Okay, so what? So the media decided this means that the difference results in your dropout rate! 100 – 78.2 = a 21.8 percent drop out rate. Wanting more recent numbers (which are not fully known yet), they coughed up more recent numbers; this results in our varying 17 – 25% drop out rate (basically our original 21.8% with a few points on either side for error). Simple, yes?
No, not really. The AFGR is exactly what it says it is: the rate of students who graduate in four years. Many students (a) repeat a year, (b) transfer to private schools, (c) move out of the state, or (d) get home schooled. These numbers get mashed into the AFGR, which does not track actual drop out rates. The real drop out rate is the 4% the Czar showed you previously. That makes West Virginia nowhere near the bottom.
Further, if you want to talk about the AFGR as a measure of probability a freshman will graduate in four years, here are two additional facts: (1) the AFGR of the United States, as an average, was 73.9% in 2007…meaning that West Virginia is better than the national average! Oh, and (2) the AFGR has been improving in West Virginia on average. More freshman can expect to graduate in four years.
Moreover, actual dropout rates for high school students has dropped on average throughout the US. In fact, since 1980, the dropout rate is about half today. That sounds great, but there is a hidden side to this. In 1980, you were far more likely to find gainful employment without a high school diploma than today. In 1980, your odds were not all that great, but were much better than today. While educators would like to crow that they are keeping kids in school until 12th grade, the reality is not so simple. There simply is no place for kids to go anymore; they might as well stay in school.
So your acquaintance is not using real drop out numbers, but is going with what the press, lawmakers, and the nearly destitute unions are repeating. And those numbers are a sham. By the way, you would think the union would want the actual numbers out there as proof of the wonderful job the are doing keeping so many kids in school for four years…but then taxpayers would argue that our kids are doing all right, so we must be paying you enough.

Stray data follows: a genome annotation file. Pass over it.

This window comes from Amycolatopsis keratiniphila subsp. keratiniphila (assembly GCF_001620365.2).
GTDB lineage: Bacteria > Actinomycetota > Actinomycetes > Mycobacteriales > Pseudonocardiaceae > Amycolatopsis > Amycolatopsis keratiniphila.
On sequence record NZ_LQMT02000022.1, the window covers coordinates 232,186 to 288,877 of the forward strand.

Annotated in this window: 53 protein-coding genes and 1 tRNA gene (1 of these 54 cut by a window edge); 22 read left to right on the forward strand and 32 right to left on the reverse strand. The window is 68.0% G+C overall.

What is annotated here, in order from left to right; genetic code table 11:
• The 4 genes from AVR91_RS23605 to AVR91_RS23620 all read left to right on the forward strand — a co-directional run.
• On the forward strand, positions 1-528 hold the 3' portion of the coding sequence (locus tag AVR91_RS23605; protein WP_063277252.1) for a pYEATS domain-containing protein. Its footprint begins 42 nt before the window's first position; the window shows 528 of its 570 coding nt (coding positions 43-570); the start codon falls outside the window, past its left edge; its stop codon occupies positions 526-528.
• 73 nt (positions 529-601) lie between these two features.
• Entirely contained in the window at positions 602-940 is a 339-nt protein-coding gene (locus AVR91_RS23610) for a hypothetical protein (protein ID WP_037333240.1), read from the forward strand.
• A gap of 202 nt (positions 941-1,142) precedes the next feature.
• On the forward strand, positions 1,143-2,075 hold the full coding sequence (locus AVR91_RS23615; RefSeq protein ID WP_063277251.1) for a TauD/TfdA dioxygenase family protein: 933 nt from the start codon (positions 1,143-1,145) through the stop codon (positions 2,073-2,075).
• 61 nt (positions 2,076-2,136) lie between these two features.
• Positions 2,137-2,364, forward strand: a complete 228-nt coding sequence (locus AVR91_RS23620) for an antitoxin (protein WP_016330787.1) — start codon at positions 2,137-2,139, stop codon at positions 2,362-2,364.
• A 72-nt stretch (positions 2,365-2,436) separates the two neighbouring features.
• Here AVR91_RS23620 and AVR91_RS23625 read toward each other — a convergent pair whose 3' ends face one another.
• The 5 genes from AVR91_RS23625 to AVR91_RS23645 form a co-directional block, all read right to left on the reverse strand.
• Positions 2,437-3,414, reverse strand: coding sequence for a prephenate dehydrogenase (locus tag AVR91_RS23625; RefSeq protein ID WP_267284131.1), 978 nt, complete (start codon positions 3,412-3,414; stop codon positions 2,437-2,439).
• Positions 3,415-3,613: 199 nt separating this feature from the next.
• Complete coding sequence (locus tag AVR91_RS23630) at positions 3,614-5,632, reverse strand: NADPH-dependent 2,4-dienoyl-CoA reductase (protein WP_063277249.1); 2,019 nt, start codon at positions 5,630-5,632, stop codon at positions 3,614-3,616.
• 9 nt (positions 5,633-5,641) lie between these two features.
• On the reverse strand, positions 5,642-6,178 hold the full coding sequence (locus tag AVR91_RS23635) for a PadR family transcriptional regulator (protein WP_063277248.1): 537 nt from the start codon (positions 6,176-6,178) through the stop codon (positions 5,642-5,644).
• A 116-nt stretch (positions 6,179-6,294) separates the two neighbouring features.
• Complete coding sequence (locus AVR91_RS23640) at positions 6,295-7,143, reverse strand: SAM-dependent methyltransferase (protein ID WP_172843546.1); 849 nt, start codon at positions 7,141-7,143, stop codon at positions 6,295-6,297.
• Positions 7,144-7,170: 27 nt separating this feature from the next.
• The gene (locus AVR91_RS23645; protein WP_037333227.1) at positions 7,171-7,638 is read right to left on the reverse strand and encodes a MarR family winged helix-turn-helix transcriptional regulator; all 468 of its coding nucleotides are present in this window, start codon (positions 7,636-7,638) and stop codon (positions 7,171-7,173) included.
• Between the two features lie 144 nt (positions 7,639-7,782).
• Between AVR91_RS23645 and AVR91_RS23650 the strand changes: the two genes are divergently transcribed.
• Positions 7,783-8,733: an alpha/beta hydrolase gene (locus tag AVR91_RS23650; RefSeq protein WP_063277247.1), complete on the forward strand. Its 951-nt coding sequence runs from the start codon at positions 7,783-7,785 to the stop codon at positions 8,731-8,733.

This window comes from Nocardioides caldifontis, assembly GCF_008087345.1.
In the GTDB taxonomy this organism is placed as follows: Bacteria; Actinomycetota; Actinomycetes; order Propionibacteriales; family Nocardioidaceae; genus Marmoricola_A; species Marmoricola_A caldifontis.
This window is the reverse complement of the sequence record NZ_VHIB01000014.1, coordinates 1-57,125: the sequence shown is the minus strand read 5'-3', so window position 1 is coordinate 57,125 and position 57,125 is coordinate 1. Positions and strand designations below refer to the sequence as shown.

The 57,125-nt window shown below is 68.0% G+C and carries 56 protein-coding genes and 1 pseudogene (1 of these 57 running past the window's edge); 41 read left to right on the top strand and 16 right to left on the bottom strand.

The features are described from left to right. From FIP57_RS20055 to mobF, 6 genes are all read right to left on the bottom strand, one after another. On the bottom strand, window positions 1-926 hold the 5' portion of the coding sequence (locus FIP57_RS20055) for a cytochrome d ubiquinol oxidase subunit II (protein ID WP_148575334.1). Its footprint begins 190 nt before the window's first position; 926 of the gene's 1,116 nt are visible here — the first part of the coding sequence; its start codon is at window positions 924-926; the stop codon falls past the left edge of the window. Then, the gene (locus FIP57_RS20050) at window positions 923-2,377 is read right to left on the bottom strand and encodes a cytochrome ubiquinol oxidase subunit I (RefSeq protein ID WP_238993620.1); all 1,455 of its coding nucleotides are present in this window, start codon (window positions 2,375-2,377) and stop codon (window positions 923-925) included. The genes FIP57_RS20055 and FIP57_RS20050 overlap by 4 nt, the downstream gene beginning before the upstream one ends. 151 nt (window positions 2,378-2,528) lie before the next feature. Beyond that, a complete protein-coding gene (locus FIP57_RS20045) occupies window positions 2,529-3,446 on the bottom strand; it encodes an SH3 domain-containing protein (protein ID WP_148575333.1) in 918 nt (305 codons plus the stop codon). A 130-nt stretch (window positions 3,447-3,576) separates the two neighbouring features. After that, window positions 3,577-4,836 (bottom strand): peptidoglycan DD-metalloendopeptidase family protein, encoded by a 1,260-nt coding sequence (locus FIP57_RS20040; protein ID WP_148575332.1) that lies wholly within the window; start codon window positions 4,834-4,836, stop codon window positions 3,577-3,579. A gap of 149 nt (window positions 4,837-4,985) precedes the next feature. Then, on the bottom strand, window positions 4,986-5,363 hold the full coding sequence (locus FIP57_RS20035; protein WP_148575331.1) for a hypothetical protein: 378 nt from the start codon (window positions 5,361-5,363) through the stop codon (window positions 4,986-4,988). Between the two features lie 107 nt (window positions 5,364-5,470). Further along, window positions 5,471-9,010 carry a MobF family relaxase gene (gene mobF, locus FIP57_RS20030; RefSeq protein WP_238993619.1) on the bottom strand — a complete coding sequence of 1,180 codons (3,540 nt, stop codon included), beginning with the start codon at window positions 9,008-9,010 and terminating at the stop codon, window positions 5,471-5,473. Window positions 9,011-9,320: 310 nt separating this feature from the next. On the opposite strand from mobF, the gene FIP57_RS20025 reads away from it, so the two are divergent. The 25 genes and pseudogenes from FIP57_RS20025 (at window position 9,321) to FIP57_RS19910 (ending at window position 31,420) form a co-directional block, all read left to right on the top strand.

This is getting long, but we do want to address your question about the homebound instruction program. Actually, most states have this. Because public schools are the school of last resort, they have to take in anyone who wants to attend. In many, many cases, there are students who are medically or physically unable to attend a school (illness, severe physical injuries, disabilities beyond reasonable attempts to accommodate, etc.). So lesson plans and tutors are used to instruct the students at home. In the Mountain State, doctors mandate is compulsory, and students are limited to only four classes per semesterso a homebound student may require years of homebound instruction before graduating. This of course increases drop out candidates, and certainly lowers average test scores (especially within the homebound program), right?
There seem to be no cases of disciplinary cases or behavioral cases qualifying for the homebound program: these students must attend a special education school or basically get thrown out (yes, public schools still expel the worst offenders). Hello military!
In short, your acquaintance is working with bad numbers, and might not be seeing an unavoidable root cause for lower test scores and graduation rates with the homebound program. Puter will be most happy to tell you why, on the national average, unions are keeping inept teachers working at the expense of talented, skilled, and motivated teachers; similarly, the Volgi will happily explain why the educational curriculum has moved away from core math and reading skills in favor of softer, social class subjects geared toward feelings and understanding.